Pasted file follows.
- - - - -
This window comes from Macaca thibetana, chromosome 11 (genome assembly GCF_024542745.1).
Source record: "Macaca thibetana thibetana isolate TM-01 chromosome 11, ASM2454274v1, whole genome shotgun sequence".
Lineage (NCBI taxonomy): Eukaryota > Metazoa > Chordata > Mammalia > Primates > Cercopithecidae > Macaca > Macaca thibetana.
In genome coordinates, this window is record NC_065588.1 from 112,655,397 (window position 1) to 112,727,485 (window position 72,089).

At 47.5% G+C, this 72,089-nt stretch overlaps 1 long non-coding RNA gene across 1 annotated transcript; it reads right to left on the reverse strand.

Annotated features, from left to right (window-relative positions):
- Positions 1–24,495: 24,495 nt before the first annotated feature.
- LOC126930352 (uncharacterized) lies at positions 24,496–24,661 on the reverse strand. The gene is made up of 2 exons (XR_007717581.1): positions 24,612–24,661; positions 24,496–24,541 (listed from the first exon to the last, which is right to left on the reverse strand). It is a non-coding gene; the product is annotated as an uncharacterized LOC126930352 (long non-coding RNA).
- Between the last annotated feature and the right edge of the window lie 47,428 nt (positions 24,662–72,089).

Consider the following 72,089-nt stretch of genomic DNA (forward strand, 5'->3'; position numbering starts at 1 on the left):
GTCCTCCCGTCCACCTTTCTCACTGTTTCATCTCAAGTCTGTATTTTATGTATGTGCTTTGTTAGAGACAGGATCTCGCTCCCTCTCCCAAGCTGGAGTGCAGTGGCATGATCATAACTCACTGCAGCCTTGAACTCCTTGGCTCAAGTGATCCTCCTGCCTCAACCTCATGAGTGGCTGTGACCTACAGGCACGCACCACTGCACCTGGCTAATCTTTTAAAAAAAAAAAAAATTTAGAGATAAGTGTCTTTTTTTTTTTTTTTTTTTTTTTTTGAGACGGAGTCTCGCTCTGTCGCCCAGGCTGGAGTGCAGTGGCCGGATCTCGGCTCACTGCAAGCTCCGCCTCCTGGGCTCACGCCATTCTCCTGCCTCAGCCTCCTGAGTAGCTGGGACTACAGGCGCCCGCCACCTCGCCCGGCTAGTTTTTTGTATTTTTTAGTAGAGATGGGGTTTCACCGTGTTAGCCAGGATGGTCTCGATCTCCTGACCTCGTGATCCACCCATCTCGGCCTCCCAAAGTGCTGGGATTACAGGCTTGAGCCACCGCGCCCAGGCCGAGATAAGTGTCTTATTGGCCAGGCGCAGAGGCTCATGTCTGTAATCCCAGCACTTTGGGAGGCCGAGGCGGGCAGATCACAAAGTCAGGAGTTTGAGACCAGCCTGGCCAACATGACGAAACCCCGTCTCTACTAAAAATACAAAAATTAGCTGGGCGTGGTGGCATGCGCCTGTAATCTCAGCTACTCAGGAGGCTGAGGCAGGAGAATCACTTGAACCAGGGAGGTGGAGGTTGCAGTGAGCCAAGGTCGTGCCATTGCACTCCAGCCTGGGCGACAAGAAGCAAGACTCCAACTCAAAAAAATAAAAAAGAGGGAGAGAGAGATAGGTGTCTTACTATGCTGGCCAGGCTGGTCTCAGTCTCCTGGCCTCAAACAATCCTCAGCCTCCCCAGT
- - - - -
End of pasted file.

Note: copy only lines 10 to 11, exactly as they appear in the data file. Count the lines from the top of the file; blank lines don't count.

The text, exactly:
Consider the following 72,089-nt stretch of genomic DNA (forward strand, 5'->3'; position numbering starts at 1 on the left):
GTCCTCCCGTCCACCTTTCTCACTGTTTCATCTCAAGTCTGTATTTTATGTATGTGCTTTGTTAGAGACAGGATCTCGCTCCCTCTCCCAAGCTGGAGTGCAGTGGCATGATCATAACTCACTGCAGCCTTGAACTCCTTGGCTCAAGTGATCCTCCTGCCTCAACCTCATGAGTGGCTGTGACCTACAGGCACGCACCACTGCACCTGGCTAATCTTTTAAAAAAAAAAAAAATTTAGAGATAAGTGTCTTTTTTTTTTTTTTTTTTTTTTTTTGAGACGGAGTCTCGCTCTGTCGCCCAGGCTGGAGTGCAGTGGCCGGATCTCGGCTCACTGCAAGCTCCGCCTCCTGGGCTCACGCCATTCTCCTGCCTCAGCCTCCTGAGTAGCTGGGACTACAGGCGCCCGCCACCTCGCCCGGCTAGTTTTTTGTATTTTTTAGTAGAGATGGGGTTTCACCGTGTTAGCCAGGATGGTCTCGATCTCCTGACCTCGTGATCCACCCATCTCGGCCTCCCAAAGTGCTGGGATTACAGGCTTGAGCCACCGCGCCCAGGCCGAGATAAGTGTCTTATTGGCCAGGCGCAGAGGCTCATGTCTGTAATCCCAGCACTTTGGGAGGCCGAGGCGGGCAGATCACAAAGTCAGGAGTTTGAGACCAGCCTGGCCAACATGACGAAACCCCGTCTCTACTAAAAATACAAAAATTAGCTGGGCGTGGTGGCATGCGCCTGTAATCTCAGCTACTCAGGAGGCTGAGGCAGGAGAATCACTTGAACCAGGGAGGTGGAGGTTGCAGTGAGCCAAGGTCGTGCCATTGCACTCCAGCCTGGGCGACAAGAAGCAAGACTCCAACTCAAAAAAATAAAAAAGAGGGAGAGAGAGATAGGTGTCTTACTATGCTGGCCAGGCTGGTCTCAGTCTCCTGGCCTCAAACAATCCTCAGCCTCCCCAGT